• the clink-clink-clink of my ice axe on rock — very reassuring. At the start I thought that would bother me — my backpacking style is basically to tread as lightly and quietly as possible, smooth gentle footsteps of rubber on rock / dirt — but after that axe saved my life a few times, she was my trusty companion. As she was unleashed, the regular “clink – clink – clink” of her spike on the rock was audible reassurance that she was there with me, ready to stab, steady or self-arrest me at any moment.
    • the heavy laboring of my breathing, from time to time. This happened mostly after xtreme bursts of cardio, or segments where I got so excited (“this is the last 1000 feet to… X waypoint / rock / notch”), or, most often of all: points where my feet smashed through the frozen upper crust of the powder, and my body crashed down between the rock islands into 3 to 4 feet of powder. Crawling out of those holes — often through a series of less deep holes along the way, using all arms and legs and belly — took an astonishing amount of effort. Every time I’d get back to the surface, i thought  : “Damn digging out of that single hole feels like i just climbed 100 vertical feet! WTF!” and finally:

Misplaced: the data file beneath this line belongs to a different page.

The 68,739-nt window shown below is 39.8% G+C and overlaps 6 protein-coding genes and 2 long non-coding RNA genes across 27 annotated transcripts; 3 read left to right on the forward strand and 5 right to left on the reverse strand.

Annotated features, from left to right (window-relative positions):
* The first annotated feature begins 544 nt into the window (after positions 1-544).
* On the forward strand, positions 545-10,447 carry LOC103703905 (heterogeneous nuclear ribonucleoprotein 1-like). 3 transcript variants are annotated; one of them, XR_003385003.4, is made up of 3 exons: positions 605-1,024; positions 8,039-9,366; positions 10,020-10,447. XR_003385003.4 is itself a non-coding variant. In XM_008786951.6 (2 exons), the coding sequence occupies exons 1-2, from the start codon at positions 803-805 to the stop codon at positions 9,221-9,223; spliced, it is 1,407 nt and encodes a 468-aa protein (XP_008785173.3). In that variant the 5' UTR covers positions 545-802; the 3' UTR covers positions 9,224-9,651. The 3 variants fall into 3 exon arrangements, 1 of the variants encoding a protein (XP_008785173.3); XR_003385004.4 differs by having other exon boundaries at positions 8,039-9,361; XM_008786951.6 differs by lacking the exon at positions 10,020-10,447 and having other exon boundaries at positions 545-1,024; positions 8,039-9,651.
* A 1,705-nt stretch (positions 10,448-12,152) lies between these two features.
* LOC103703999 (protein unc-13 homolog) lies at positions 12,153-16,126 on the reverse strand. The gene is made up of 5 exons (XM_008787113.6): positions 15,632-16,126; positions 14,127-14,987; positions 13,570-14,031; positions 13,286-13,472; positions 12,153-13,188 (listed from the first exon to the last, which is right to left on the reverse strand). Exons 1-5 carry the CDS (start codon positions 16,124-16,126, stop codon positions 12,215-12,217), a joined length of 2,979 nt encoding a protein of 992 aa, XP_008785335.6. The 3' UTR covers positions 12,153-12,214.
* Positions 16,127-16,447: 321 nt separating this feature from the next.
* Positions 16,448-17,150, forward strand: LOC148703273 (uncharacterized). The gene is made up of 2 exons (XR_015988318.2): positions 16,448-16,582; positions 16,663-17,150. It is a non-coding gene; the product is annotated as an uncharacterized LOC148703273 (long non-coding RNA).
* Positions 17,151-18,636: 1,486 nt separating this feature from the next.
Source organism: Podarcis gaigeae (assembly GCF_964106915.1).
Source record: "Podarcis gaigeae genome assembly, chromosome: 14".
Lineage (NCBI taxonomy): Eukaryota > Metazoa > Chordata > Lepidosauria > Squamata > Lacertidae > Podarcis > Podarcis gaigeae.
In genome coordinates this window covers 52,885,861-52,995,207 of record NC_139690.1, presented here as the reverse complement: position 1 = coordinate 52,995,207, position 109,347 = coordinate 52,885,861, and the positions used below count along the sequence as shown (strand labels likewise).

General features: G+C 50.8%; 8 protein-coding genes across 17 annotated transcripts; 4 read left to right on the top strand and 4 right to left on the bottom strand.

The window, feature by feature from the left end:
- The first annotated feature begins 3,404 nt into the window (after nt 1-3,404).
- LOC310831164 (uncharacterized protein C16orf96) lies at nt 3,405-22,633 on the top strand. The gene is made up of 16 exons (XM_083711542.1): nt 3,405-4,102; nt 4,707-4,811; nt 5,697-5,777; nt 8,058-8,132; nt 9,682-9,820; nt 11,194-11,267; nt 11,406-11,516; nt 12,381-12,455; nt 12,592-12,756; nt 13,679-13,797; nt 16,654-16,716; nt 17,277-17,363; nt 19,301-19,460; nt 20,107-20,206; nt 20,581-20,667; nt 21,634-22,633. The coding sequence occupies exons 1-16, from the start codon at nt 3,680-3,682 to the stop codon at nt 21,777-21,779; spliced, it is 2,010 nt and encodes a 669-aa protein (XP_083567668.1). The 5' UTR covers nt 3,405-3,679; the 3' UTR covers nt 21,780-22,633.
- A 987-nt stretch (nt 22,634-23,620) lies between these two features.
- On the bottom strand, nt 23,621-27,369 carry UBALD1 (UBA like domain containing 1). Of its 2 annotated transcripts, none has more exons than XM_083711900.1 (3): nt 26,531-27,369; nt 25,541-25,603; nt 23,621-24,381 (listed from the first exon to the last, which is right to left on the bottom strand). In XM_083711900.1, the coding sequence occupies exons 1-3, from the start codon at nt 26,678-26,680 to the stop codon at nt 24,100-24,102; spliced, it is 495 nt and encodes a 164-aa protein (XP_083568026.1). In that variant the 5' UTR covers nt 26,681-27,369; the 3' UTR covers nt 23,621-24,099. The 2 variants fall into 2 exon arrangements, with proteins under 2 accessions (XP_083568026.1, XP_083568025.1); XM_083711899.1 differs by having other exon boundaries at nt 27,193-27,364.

• the deep beating of my heart. When I took the time to stop and rest (which was very very often, given my 55 pound pack and the steep slope and the altitude and the trail-less nature of the wilderness), everything would be dead quiet… and then I’d tune into that “bah-BOM, bah-BOM, bah-BOM” of my beating heart. It was both alarming (at its high rate) and comforting (hells yea, I am ALIVE!).

And finally, there was the stillness. When I stopped to rest. And especially, when I snugged up in my sleeping bag at night. such silence. such peace.

So… Why do We climb mountains?

We typically end yoga classes with Savasana, or “corpse pose.” We have exhausted the body, we have sweated, we have listened to and followed to the best of our ability the instructions of the teacher. We have worked the noise out of our bodies. So now we lay down on our backs, palms up and at our sides, totally vulnerable, totally open… and we embrace the calm, and the silence.

Achieving a good savasana generally takes some work. Not just the yoga class preceding, but a level of trust and relaxation that is not common in everyday waking life.

But in that tent, alone at 11,000 feet on the side of the mountain late late at night, I found savasana immediately. Closing my eyes, I found a place of total and utter peace. I cherish that. I think about it all the time. Trying to keep a little of it, to bring into the chaotic city life of Los Angeles.

Makes me want to buy 40 acres in the Rocky Mountains and have that luxury every. single. night.

Call my bluff. I dare you.


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G R E G O R Y ‘ S . M O U N T A I N S